Departments

All The Lonely People

“But tell us, why would you stay?”

“This is my home,” he said, glancing around the café at empty tables, seeing the man with an open computer and the pretty-plain barista who were eloquently ignoring each other. “I may be the only one who knows it, but this is my home.”

He sat at his little round table. (What he let himself think of, sometimes, as his table.) He sat with a man and a woman, his guests. They did not look like people who belonged at his table. They did not look like people who belonged anywhere, except in magazines. They were too well-dressed, too well-coiffed. Everything they wore was contemporary, everything in the latest style – walking fashions. When they first walked in, they reminded him somehow of actors in a costume drama.

On the table, centered between three coffees – two of them cold and untouched – his laptop sat closed, fan blowing softly. If he opened it now, he knew, he would see nothing – nothing but the winter-scene desktop and the carefully arranged dock. He would not see again what they had shown him there, a few minutes ago, stealing his screen with a snap of the fingers. He would not see this city as it would look ten thousand years from now, under its dome, its old buildings stasis-locked beyond decay, its new buildings smooth, swooping, imperishable. He would not see the thin ribbons of dark green park that had once been streets. He would not see The War. They called it that – just The War, against The Enemy, waging ten thousands years from now.

“We don’t like to let it come to this,” said the man, “but you need to understand. Our records are very detailed. We know all about you. We know what happened to your parents. We know about the divorce. We can read your emails. We have your instant messages laid down in diamond dust. Your friends were her friends. They took her side. Nothing is holding you here.”

“So what? So I should give up? Run away? Run ten thousands years away to fight for people I have nothing in common with against an enemy who never did anything to me. This is my time. This is where I belong.”

Now it was the woman’s turn. “Understand, we know. We know everything that happened to you from the day you were born to the day you died. It is a matter of historical record that your life was meaningless. From now you will always be alone. You will never love, you never be loved. You will never meet anyone, you will never make a friend. You will never go anywhere. You will never accomplish anything. There was a phrase we learned in orientation—”

“ ‘Waste of space,’ ” the man supplied.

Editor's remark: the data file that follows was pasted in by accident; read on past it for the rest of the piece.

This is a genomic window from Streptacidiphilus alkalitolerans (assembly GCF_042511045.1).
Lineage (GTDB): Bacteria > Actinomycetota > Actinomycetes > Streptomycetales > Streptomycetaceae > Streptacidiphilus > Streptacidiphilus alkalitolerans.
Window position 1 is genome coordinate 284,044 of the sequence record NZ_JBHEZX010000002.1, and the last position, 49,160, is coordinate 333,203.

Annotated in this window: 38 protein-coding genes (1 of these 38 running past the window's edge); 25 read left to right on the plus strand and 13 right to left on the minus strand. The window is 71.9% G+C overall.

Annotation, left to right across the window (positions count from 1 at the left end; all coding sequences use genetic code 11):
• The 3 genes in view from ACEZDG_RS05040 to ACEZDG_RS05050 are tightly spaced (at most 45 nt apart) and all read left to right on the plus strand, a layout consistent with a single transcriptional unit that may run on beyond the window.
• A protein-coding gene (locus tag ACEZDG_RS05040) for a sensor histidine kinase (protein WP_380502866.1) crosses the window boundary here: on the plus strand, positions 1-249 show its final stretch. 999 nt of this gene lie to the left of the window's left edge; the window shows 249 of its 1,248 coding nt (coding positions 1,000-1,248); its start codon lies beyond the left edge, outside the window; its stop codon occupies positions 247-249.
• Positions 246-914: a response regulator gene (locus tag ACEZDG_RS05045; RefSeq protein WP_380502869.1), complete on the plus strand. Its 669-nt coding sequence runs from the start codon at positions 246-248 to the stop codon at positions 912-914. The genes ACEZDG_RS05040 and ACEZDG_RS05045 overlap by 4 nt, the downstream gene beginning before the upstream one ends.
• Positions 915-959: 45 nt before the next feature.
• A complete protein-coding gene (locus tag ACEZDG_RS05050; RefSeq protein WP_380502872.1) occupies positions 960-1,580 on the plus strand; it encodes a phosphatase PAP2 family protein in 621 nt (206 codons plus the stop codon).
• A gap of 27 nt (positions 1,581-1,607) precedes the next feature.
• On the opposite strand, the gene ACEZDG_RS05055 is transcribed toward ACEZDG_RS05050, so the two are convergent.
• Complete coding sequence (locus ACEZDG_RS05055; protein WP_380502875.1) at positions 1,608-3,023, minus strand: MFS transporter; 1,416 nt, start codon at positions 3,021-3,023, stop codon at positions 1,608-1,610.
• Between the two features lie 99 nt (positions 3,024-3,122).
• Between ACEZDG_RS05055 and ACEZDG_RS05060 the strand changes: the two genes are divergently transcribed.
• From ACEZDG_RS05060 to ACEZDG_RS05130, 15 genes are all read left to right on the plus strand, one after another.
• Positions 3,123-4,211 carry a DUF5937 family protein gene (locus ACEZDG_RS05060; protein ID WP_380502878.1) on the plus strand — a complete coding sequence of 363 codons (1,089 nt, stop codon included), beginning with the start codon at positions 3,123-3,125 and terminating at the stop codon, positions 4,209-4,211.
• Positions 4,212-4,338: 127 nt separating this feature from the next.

“That was it. Yes.” She drawled it. “Waste of space. You were a waste of space.”

He grabbed his laptop and stood up. “Fuck you. Fuck you both. Fuck your war and fuck your human race. I hope—”

“We’re not finished,” the man said, and snapped his fingers.

His legs went numb under him. He flopped back into the chair and hugged the laptop to himself, sullen, frightened.

“Now, here, you are worthless,” the man said. “But you are invaluable to us.”

“Valuable,” the woman said. “He means you’re very valuable.”

“They mean the same thing, I think,” the man said. “Invaluable and valuable. Like inflammable.”

The woman shrugged.

“We’re recruiters,” he said. “You know that already. But only certain very special people meet our standards. We need people who will not be missed. We mostly used to do corpse shuffling. Take a genetic sample, send it downstream, get a body back, swap it out for the original moments before an accident. But that’s not as easy as it sounds. Too many people come into contact with the bodies. It’s only safe when the injuries are too gruesome or the body count is too high. And then some of them say no, even after we save their lives. All our efforts go to waste. I spent—”

The woman interrupted. “We found a better way. It turns out that people like you are more common than we thought. People who at a certain point in their lives just give up, shut off. People who can be lifted out of history without affecting anything. We come to them and we make an offer. Come with us, ten thousand years downstream, and we will give you a purpose. We will give your life meaning. Ten thousand years from now all the silent and lonely people who ever fell through the cracks of history are gathering to fight the last battle of the last war. All you have to do is say yes.”

“I won’t say yes. Why don’t you just take me? Snap your fingers?”

“Your weapon needs your consent. All you have to do is say yes and it will take you where you need to go. It will teach you what you need to know. It has been prepared especially for you. No one else can use it. It was made with your records. It knows you more completely than anyone has ever known you. It loves you perfectly and unconditionally. It is totally devoted and infinitely patient. It lives to wait for your answer.”

The man took over. “You don’t have to answer now. You don’t have to answer this week or this month or this year. Our devices are watching you. They will watch you for the rest of your life. From now on, all you have to do is say yes, and wherever you are, whatever you’re doing, your weapon will come for you. Like she said, your weapon is patient. Say yes tomorrow. Say yes thirty years from now. Say yes on your deathbed. Your weapon will come and restore you and bring you to the fight.”

The man stood up. The woman too. On the way out the woman snapped her fingers and he gasped at the pins and needles prickling his awakening legs. He held onto his laptop. The heat from its racing chips burned his stomach.

“Hey, are you all right?” It was the girl, pretty-plain barista. “Are you OK? Mr—I’m sorry, I know your face, but I don’t know your name.” The boy with the laptop looked up, looked away, typed furiously.

A man left his home, and in the silence that came after he left, he was not missed.